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The History of our Public Schools
Wyandotte County, Kansas

1844
2012

 

 

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The following information comes from the Web Site of Bob Sparks
http://www.rlsparks.com/wyandotte.html

"The following information was provided by my sister-in-law, Justina R. Sparks, who retired from teaching at Wyandotte this year. The research was done by another teacher, Mr. Craig Delich. She sent it to me before we moved to the D.C. area but I never took the time to get it into a computer file to share with those on the list serve. I thought it was interesting. I hope you do too."  

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Brief History of Wyandotte High School

The first school in Wyandotte City (later Kansas City, Kansas) was Central School in the town square called Huron Place in 1868. There was no high school in the city until Wyandotte High School got its start one morning on or about the first day in November 1886, in two of the eight rooms of the Riverview Grade School building at South 7th Street and Pacific Avenue.

Thirty boys and girls, with lunch buckets in hand, came to that institution of equal opportunity, the free high school. The headmaster of the school was Professor John Wherrell, who began school promptly at 8 a.m. with the morning exercises, reading a verse from the bible, saying the Lord's Prayer and singing a few church songs.

At noon they ate their lunches, getting water from a hydrant at the side of the schoolhouse. Classes were dismissed at 1 p.m. First year students were called "sub-juniors," second year students were classified as "juniors," third year pupils were called "middle year" and the last year students were called "seniors." Some classes had to meet at the principal's home.

Four courses were offered: English, Latin and Science, Normal Course (teacher training), and Commercial Course (business). When graduation time came, only one girl had met the requirements, but, since the demand for teachers was so great, ten others were allowed to graduate. The ceremony was held at the Dunnings Opera House.

In the fall of 1888, the high school was moved into Palmer Academy, located between 6th and 7th Streets on Minnesota Avenue. 246 students occupied the ten-room building, 76 of them boys and 172 of them girls (only two students were classified as seniors). All the roads around and near the school were made of dirt, and records indicate that on particularly stormy days, the roads were so muddy that even the students got stuck in the mud and couldn't make it to school! The principal, John Wherrell, resigned in 1890 to take up the practice of medicine (for which he had been studying).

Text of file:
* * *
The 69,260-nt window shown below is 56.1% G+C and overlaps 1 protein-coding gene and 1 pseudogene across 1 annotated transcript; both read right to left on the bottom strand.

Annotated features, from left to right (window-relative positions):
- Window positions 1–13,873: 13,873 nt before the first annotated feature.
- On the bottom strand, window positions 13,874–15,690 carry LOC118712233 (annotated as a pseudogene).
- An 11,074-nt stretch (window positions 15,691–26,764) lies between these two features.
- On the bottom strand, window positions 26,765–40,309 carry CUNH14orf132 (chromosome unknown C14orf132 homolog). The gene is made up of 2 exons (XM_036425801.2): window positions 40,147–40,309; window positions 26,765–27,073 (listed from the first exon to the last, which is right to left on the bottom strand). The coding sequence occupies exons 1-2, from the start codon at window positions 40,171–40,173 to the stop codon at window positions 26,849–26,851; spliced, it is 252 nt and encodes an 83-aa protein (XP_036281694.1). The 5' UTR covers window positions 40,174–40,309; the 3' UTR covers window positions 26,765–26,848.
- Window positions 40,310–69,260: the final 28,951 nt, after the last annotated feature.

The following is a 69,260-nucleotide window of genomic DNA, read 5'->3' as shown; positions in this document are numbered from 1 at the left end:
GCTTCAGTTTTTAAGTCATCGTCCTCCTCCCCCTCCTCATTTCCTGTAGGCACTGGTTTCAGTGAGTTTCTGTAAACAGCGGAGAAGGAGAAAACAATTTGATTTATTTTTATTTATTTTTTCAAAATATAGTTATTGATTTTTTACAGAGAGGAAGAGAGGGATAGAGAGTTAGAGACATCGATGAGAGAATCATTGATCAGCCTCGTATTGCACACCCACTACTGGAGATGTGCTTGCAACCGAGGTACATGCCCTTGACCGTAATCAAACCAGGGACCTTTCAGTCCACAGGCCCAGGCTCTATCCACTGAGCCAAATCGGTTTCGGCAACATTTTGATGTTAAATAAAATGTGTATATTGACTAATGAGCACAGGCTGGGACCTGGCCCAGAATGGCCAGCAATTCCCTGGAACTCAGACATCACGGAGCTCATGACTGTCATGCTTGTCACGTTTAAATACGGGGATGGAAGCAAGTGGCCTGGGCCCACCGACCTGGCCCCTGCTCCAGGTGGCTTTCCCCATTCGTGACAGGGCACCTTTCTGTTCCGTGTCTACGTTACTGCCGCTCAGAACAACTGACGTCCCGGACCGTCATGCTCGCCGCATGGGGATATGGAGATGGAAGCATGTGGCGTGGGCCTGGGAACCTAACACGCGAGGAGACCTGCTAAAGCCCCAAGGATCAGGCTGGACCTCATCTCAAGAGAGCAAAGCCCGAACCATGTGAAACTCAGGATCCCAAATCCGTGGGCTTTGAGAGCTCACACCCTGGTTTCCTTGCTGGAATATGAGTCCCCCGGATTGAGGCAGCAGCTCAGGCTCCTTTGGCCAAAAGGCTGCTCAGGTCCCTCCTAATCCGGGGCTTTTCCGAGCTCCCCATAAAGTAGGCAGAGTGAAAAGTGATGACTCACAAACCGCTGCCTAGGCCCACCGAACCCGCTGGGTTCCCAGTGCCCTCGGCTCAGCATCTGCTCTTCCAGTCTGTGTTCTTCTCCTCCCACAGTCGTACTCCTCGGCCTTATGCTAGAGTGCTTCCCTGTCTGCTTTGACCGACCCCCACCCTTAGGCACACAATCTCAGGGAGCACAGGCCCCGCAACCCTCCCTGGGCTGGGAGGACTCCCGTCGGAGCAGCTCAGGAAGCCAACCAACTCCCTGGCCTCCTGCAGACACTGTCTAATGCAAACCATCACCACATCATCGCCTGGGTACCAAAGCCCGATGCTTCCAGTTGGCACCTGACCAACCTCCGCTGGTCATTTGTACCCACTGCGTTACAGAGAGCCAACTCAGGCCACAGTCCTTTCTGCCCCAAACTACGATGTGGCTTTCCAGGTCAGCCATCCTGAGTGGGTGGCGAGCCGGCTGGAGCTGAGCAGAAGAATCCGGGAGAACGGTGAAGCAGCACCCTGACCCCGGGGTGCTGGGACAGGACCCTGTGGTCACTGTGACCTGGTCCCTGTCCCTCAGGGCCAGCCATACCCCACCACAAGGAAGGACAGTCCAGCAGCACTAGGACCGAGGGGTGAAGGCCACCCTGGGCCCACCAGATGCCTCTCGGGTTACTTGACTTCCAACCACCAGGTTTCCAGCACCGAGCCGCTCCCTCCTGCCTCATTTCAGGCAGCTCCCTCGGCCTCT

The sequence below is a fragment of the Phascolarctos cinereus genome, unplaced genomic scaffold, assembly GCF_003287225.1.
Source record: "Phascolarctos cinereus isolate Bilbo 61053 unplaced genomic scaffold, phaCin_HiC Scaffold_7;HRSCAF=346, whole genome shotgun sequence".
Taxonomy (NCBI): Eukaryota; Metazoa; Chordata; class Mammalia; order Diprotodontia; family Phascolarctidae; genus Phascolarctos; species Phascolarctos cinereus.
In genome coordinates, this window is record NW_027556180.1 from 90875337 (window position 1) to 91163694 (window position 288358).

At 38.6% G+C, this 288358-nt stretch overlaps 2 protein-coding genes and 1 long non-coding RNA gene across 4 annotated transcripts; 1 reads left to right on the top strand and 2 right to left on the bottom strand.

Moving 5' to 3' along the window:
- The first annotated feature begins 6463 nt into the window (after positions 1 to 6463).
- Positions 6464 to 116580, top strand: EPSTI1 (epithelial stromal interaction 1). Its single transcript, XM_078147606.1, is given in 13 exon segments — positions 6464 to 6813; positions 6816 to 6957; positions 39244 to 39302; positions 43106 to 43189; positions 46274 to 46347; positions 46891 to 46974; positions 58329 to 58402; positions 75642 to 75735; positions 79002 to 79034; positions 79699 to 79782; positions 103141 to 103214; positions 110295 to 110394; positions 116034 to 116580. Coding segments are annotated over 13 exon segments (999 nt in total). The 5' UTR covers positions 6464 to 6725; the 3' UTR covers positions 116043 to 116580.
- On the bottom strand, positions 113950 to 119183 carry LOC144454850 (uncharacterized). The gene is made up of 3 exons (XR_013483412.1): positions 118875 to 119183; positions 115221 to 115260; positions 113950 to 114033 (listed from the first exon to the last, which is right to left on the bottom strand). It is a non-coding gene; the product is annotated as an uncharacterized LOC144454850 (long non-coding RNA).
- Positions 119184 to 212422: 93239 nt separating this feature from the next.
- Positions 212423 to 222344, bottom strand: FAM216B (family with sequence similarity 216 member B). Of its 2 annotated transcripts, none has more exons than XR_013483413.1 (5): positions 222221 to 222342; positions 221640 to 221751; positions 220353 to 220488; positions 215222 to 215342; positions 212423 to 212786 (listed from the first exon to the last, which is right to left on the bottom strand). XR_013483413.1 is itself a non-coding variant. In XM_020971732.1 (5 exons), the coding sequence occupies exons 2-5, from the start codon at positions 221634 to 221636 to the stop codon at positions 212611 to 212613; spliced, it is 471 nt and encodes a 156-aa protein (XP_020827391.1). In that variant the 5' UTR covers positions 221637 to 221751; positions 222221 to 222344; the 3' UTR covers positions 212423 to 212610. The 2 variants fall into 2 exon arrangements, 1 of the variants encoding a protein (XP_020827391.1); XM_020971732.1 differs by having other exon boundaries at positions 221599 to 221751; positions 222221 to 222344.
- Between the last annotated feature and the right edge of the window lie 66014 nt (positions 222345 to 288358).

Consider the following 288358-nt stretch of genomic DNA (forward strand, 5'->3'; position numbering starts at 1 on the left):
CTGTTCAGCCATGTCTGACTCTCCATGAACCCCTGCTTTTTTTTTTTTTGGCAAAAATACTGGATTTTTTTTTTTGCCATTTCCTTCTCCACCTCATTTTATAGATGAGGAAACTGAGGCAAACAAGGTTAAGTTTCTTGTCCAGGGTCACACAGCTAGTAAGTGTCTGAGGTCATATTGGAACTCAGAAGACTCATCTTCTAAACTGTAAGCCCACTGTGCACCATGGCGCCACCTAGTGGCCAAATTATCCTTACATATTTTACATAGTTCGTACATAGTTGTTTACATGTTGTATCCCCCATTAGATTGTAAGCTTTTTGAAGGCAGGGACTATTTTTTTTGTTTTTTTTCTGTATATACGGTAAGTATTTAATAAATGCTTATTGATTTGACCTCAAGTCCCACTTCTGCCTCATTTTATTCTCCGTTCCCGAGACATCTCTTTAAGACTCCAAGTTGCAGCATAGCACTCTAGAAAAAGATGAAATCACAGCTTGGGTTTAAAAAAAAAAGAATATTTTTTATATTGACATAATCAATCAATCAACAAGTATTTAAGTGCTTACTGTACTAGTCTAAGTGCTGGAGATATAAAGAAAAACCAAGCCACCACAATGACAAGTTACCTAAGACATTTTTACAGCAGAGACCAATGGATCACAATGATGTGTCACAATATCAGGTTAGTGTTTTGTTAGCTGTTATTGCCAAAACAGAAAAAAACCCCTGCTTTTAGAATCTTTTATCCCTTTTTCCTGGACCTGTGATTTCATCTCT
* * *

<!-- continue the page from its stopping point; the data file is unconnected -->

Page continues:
The graduating class of May 29, 1891 consisted of thirteen students — all of the girls were required to kiss the boys goodbye before they went home. Most of them did, although a few refused. A state law was passed in 1892 that required all children between the ages of eight and fourteen to attend school at least twelve weeks each year.

1898 saw the cornerstone of the new $90,000 building, now called the Kansas City Kansas High School, laid at the corner of 9th and Minnesota Avenue. The first class in the new building attended class for the first time on October 22, 1899 after the official dedication on May 12, 1898. There were sixteen teachers, 175 boys and 360 girls who attended and taught the ninety-two, fifteen minute long classes that October day before school was let out at noon. Classes the second day were forty-five minutes long with each student attending six class periods.

The school grew very quickly, adding a north wing in 1907 and a south wing in 1910. In 1923, K.C.K. High School won its first state and national basketball titles (it currently has 20 state titles), and a new gymnasium was constructed across the street from the main building on 9th Street.

A tunnel was constructed from the main building, going under 9th Street, and emerging from behind the trophy case in the gym's main lobby. This new building was shared with Kansas City Kansas Junior College, created in 1923, and whose main building was just half a block away in the old Horace Mann Elementary School.

From 1925 to 1928 the school was re-named Central High School, but the name "Wyandotte" was officially adopted for the school as of January 1928. The building at 9th and Minnesota Avenue had no facilities for football, so the school district obtained the land at 16th and Armstrong (the site of the old Carnival Park) to build a football stadium.